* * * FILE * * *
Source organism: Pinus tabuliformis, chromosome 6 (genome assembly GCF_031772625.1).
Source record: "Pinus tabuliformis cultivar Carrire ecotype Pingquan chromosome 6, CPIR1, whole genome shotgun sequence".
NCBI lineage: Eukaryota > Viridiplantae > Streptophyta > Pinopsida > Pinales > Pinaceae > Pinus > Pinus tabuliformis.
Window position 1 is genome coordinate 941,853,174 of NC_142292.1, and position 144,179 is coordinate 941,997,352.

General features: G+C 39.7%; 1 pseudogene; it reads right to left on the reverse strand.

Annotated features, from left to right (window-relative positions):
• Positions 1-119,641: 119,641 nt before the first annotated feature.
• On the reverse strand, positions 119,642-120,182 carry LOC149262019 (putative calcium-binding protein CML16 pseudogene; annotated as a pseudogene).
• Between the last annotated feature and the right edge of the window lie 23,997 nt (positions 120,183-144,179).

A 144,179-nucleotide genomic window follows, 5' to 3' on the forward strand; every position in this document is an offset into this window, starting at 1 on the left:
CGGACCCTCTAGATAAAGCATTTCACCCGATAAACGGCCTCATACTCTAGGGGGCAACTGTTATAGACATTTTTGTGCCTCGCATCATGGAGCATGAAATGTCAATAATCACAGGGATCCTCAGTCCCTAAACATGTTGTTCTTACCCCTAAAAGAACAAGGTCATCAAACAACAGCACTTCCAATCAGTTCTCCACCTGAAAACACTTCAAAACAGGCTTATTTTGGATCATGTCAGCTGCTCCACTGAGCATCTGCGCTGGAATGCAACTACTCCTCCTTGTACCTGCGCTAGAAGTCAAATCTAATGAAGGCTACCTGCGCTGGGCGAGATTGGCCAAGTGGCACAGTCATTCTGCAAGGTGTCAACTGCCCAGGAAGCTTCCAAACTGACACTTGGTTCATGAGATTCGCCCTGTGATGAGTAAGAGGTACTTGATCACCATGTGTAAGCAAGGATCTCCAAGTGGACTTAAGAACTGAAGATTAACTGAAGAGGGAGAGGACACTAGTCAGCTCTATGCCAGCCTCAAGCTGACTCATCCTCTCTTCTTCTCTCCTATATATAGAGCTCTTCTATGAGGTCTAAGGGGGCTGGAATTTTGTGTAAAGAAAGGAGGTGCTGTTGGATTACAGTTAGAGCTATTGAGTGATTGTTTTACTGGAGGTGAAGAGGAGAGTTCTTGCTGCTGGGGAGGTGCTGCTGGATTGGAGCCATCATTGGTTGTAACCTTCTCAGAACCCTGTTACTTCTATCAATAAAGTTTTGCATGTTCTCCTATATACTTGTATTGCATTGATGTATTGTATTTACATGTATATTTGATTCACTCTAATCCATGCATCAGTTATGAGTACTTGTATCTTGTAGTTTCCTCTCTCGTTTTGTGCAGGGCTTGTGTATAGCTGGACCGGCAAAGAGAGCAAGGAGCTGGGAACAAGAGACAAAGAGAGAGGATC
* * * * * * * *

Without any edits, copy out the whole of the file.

Source organism: Pinus tabuliformis, chromosome 6 (genome assembly GCF_031772625.1).
Source record: "Pinus tabuliformis cultivar Carrire ecotype Pingquan chromosome 6, CPIR1, whole genome shotgun sequence".
NCBI lineage: Eukaryota > Viridiplantae > Streptophyta > Pinopsida > Pinales > Pinaceae > Pinus > Pinus tabuliformis.
Window position 1 is genome coordinate 941,853,174 of NC_142292.1, and position 144,179 is coordinate 941,997,352.

General features: G+C 39.7%; 1 pseudogene; it reads right to left on the reverse strand.

Annotated features, from left to right (window-relative positions):
• Positions 1-119,641: 119,641 nt before the first annotated feature.
• On the reverse strand, positions 119,642-120,182 carry LOC149262019 (putative calcium-binding protein CML16 pseudogene; annotated as a pseudogene).
• Between the last annotated feature and the right edge of the window lie 23,997 nt (positions 120,183-144,179).

A 144,179-nucleotide genomic window follows, 5' to 3' on the forward strand; every position in this document is an offset into this window, starting at 1 on the left:
CGGACCCTCTAGATAAAGCATTTCACCCGATAAACGGCCTCATACTCTAGGGGGCAACTGTTATAGACATTTTTGTGCCTCGCATCATGGAGCATGAAATGTCAATAATCACAGGGATCCTCAGTCCCTAAACATGTTGTTCTTACCCCTAAAAGAACAAGGTCATCAAACAACAGCACTTCCAATCAGTTCTCCACCTGAAAACACTTCAAAACAGGCTTATTTTGGATCATGTCAGCTGCTCCACTGAGCATCTGCGCTGGAATGCAACTACTCCTCCTTGTACCTGCGCTAGAAGTCAAATCTAATGAAGGCTACCTGCGCTGGGCGAGATTGGCCAAGTGGCACAGTCATTCTGCAAGGTGTCAACTGCCCAGGAAGCTTCCAAACTGACACTTGGTTCATGAGATTCGCCCTGTGATGAGTAAGAGGTACTTGATCACCATGTGTAAGCAAGGATCTCCAAGTGGACTTAAGAACTGAAGATTAACTGAAGAGGGAGAGGACACTAGTCAGCTCTATGCCAGCCTCAAGCTGACTCATCCTCTCTTCTTCTCTCCTATATATAGAGCTCTTCTATGAGGTCTAAGGGGGCTGGAATTTTGTGTAAAGAAAGGAGGTGCTGTTGGATTACAGTTAGAGCTATTGAGTGATTGTTTTACTGGAGGTGAAGAGGAGAGTTCTTGCTGCTGGGGAGGTGCTGCTGGATTGGAGCCATCATTGGTTGTAACCTTCTCAGAACCCTGTTACTTCTATCAATAAAGTTTTGCATGTTCTCCTATATACTTGTATTGCATTGATGTATTGTATTTACATGTATATTTGATTCACTCTAATCCATGCATCAGTTATGAGTACTTGTATCTTGTAGTTTCCTCTCTCGTTTTGTGCAGGGCTTGTGTATAGCTGGACCGGCAAAGAGAGCAAGGAGCTGGGAACAAGAGACAAAGAGAGAGGATC